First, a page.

ECB warns virus response could renew fears of euro breakup

Frankfurt am Main (AFP) –


A vast fiscal fightback to the coronavirus crisis unleashed by eurozone governments could raise questions about capitals' ability to repay debts and revive the threat of countries exiting the single currency, the European Central Bank warned Tuesday.

"Should measures taken at the national or European level be deemed insufficient to preserve debt sustainability, the market assessment of redenomination risk might rise further," the ECB said in its biannual Financial Stability Report.

"Redenomination risk" refers to the danger of some countries quitting the euro -- or the single currency collapsing altogether.

Indicators of the risk have surged for Spain and Italy in the first half of 2020, while France's have picked up slightly.

The ECB forecasts that eurozone public debt as a share of output will grow by between seven and 22 percentage points in 2020 as governments borrow hundreds of billions to support their economies, driving the total debt-to-GDP ratio in the region from 86 to almost 103 percent.

In normal times, eurozone countries target public debt below 60 percent, although that boundary has been suspended during the pandemic crisis.

The ECB highlighted that government spending "has softened the impact, and is expected to support economic recovery".

So far, the Frankfurt institution's announcements of over one trillion euros ($1.1 trillion) in bond-buying this year alone have kept a lid on investors' perceptions of comparative risk between highly-indebted and fiscally unencumbered nations.

But the so-called "spreads" -- differences between the yields on countries' debt -- "might increase if investors assess that public debt sustainability has deteriorated," the ECB said .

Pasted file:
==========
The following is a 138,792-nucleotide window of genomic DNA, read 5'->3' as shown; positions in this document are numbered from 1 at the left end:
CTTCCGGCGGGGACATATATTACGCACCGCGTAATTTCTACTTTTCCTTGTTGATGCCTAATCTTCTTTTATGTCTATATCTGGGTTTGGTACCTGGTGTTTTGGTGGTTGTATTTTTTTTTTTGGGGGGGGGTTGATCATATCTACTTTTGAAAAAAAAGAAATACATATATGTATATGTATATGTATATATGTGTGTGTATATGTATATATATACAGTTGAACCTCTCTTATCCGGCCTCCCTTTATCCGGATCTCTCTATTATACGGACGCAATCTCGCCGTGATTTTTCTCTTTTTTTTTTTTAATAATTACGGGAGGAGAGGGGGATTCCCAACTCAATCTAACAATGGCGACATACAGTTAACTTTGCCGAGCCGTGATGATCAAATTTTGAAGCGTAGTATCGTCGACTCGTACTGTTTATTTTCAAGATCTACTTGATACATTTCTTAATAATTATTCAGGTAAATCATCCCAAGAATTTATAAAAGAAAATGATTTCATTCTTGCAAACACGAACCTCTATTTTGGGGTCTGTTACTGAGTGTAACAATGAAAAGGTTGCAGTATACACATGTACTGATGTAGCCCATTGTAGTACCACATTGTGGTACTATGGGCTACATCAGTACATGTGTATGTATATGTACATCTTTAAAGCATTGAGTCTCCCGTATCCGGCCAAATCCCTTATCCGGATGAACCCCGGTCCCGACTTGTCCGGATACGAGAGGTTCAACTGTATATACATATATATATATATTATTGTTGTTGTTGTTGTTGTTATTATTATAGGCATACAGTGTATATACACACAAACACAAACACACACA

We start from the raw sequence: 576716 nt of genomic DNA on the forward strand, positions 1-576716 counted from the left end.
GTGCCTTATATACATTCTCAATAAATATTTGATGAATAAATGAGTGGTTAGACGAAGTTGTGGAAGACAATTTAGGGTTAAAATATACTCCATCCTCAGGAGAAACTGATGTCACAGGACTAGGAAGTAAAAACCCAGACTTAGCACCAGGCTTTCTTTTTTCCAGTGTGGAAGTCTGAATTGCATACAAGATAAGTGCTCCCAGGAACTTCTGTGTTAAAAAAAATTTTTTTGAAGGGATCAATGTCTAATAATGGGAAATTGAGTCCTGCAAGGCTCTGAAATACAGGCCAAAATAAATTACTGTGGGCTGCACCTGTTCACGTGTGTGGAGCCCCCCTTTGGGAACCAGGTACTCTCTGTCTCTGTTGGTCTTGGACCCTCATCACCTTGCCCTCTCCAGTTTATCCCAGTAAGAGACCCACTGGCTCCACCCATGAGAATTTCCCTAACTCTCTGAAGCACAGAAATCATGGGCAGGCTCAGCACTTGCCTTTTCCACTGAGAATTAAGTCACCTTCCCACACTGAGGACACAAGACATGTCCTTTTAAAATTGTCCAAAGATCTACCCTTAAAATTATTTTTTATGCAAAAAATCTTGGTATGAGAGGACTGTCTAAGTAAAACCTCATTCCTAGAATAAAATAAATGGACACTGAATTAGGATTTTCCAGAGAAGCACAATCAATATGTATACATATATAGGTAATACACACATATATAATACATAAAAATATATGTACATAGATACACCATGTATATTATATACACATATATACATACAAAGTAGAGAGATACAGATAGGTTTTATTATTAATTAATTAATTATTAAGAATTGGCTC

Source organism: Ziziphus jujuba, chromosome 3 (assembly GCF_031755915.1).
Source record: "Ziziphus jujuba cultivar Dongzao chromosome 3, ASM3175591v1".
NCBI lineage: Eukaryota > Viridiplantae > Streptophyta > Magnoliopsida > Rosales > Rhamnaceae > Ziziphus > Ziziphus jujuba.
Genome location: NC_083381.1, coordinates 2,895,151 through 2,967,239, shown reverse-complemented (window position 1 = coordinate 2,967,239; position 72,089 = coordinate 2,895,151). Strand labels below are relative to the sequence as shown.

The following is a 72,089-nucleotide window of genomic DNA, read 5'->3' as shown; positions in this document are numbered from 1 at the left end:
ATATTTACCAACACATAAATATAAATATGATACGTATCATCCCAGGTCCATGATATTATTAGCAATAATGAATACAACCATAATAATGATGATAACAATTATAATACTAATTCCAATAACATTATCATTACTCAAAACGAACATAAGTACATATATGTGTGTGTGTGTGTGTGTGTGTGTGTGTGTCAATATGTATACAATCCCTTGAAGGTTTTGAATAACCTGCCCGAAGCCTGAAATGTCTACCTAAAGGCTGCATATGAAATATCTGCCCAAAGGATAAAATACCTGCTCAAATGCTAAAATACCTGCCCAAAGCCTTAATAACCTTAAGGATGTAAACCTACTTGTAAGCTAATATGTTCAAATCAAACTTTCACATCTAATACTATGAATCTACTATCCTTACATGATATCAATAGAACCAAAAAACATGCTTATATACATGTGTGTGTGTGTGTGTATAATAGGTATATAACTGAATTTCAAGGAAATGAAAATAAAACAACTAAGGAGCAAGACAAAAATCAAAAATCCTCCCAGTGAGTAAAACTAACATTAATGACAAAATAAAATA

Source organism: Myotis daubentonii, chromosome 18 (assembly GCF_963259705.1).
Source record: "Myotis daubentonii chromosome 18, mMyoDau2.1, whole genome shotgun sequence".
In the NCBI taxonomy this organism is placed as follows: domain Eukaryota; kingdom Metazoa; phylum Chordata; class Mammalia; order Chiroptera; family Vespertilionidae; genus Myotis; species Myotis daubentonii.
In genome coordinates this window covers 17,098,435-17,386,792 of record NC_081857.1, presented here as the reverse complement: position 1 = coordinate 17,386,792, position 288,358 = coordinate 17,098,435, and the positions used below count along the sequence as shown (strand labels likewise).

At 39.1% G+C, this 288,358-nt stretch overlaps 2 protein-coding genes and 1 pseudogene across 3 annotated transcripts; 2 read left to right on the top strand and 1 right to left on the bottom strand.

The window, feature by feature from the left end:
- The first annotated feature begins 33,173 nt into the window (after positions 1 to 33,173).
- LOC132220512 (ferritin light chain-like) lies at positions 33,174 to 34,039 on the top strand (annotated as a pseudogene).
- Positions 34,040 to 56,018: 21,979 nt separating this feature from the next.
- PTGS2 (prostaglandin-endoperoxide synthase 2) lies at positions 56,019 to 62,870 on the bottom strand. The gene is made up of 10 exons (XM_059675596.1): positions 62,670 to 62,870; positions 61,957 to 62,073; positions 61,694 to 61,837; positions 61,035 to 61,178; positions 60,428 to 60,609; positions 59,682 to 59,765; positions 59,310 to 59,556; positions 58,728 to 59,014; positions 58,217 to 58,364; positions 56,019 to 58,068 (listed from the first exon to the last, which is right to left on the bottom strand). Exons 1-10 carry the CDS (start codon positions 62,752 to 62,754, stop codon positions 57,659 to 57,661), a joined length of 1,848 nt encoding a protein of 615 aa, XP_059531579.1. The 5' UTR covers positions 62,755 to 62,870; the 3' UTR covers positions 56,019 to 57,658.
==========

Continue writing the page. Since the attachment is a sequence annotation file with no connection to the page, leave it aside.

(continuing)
"A more severe and prolonged economic contraction than envisaged.... would risk putting the public debt to GDP ratio on an unsustainable path," prompting fears to "cascade" to the rest of the economy, the central bank warns.

Market players could question the value of banks' sovereign bond holdings, as well as governments' ability to uphold the state guarantees that have helped keep credit flowing to non-financial firms through the virus crisis.

The ECB reiterated its longstanding message that more joint action at the European level could keep government debt sustainable for individual nations.

More bonds from "highly rated European entities" rather than national capitals "will arguably reduce overall sovereign funding costs and, in some jurisdictions, decrease sovereign spreads," the central bank economists wrote.

Last week France and Germany presented taboo-breaking plans for the European Union to jointly borrow 500 billion euros to foot the bill for rebuilding the economy after the virus crisis has passed, although so-called "frugal" nations like Austria and the Netherlands have resisted.

The European Commission is set to unveil its own proposals Wednesday.